In fact, during the last five years the company had increased its capital from less than 200 million rupees, which grew over to more than 2,400 million. This extraordinary accumulation of wealth is the result of super-exploitation of the workers employed at this establishment. The question we have to ask is the following: Who will support them during a bad cycle that the bourgeoisie wants to unload on to their backs? To support these workers, the Graziano Workers' Solidarity Forum was set up by twelve labour organisations and individuals on 28th September in Delhi. Two workers’ delegates were present at the meeting.
The Forum has already set up a fact-finding team; it provides the workers with legal and financial aid. Last but not least it spreads the truth about the case amongst workers and the wider public. On Monday, 13th September, the text of a leaflet which is to be distributed in Hindi and in English was democratically discussed. For the printing of 8000 copies every organisation present gave Rs. 200, and for its distribution each of them provided between 3 and 25 people. On Thursday, 16th October an impressive demonstration took place on Jantar Manter, the road where all the political assemblies in Delhi take place. 120-130 people took part. The Forum put forward a red transparent saying “Workers of the world unite!” Finally two full sheets of signatures were given to the minister of labour as a sign of protest – with every signature being from a representative of a political group in solidarity with the Graziano workers.
We support the demands of the Forum which are the following:
- The Managements of Industry be barred by law from raising private armies of goondas, under the garb of security.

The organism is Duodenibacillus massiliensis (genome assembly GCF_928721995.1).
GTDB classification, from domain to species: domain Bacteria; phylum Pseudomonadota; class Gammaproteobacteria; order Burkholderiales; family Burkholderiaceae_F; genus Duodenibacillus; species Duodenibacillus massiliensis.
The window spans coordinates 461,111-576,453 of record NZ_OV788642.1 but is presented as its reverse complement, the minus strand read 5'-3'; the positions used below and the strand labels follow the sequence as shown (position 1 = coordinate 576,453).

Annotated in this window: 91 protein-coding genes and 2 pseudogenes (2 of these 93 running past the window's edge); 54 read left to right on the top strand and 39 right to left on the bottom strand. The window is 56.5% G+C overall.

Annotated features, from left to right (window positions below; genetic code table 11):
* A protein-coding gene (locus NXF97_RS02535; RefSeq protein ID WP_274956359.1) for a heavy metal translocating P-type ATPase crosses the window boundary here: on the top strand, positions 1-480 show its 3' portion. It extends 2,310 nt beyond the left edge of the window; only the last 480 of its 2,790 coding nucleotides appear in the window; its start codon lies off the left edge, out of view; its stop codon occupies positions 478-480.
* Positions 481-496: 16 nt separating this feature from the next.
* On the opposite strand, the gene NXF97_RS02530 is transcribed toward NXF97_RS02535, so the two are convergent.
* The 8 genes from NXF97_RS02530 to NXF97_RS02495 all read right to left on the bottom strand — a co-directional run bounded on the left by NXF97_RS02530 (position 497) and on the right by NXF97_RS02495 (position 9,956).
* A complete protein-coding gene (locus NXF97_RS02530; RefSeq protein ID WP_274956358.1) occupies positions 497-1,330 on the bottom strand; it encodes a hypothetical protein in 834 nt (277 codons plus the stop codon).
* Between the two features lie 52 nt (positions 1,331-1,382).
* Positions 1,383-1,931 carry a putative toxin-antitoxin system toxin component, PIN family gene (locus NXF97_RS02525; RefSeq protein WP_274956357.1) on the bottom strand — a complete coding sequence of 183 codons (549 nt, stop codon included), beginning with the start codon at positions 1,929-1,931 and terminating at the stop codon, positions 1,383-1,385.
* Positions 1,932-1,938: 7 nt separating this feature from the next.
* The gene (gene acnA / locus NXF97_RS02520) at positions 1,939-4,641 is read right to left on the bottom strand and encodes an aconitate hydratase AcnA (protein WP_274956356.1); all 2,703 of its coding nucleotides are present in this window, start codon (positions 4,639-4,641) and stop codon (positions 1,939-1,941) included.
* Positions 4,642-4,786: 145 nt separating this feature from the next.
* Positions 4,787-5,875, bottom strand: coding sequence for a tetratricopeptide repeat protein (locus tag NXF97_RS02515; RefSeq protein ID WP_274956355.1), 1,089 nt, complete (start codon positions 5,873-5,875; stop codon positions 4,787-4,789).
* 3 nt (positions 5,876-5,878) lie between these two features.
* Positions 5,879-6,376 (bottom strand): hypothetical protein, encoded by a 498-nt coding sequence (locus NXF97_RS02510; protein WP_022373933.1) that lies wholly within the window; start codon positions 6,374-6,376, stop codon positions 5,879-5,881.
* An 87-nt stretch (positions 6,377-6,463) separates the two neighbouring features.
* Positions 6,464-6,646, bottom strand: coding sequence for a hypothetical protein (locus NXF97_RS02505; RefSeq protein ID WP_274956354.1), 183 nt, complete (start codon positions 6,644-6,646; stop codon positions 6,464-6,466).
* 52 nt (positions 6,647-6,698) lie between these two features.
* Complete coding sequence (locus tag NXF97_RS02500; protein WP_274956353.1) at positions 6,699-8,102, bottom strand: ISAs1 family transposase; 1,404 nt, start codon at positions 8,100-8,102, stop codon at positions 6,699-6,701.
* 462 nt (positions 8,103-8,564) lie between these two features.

- All the more than 50 workers who had suffered injuries at the hands of goondas/security of the Management should be adequately compensated for with Rs. Two Lakh each.
- The Factory Managers who perpetuated the violence be immediately arrested.
- All 136 arrested workers be released forthwith.
- Action be taken against the Labour and other authorities who in connivance with management of Graziano failed to take timely action in the matter.
- A jury of citizens, with workers’ representatives be formed to investigate and hear the case of the Graziano workers.
- The families of the workers be compensated for harassment and exploitation of the workers, suffered at the hands of managers and police.
- India: The dispute at Graziano – a chronology of events by Jennifer Grey (October 22, 2008)
- Asian Marxist Review Summer 2008 Editorial by Lal Khan (July 9, 2008)
- India: Nandigram - the Waterloo of the revisionists by Rajesh Tyagi (October 22, 2007)
- India's Growth - Luxury for the rich, squalor for the poor by Lal Khan (July 12, 2006)
- Indian working class flexes its muscles by Alan Woods (June 13, 2005)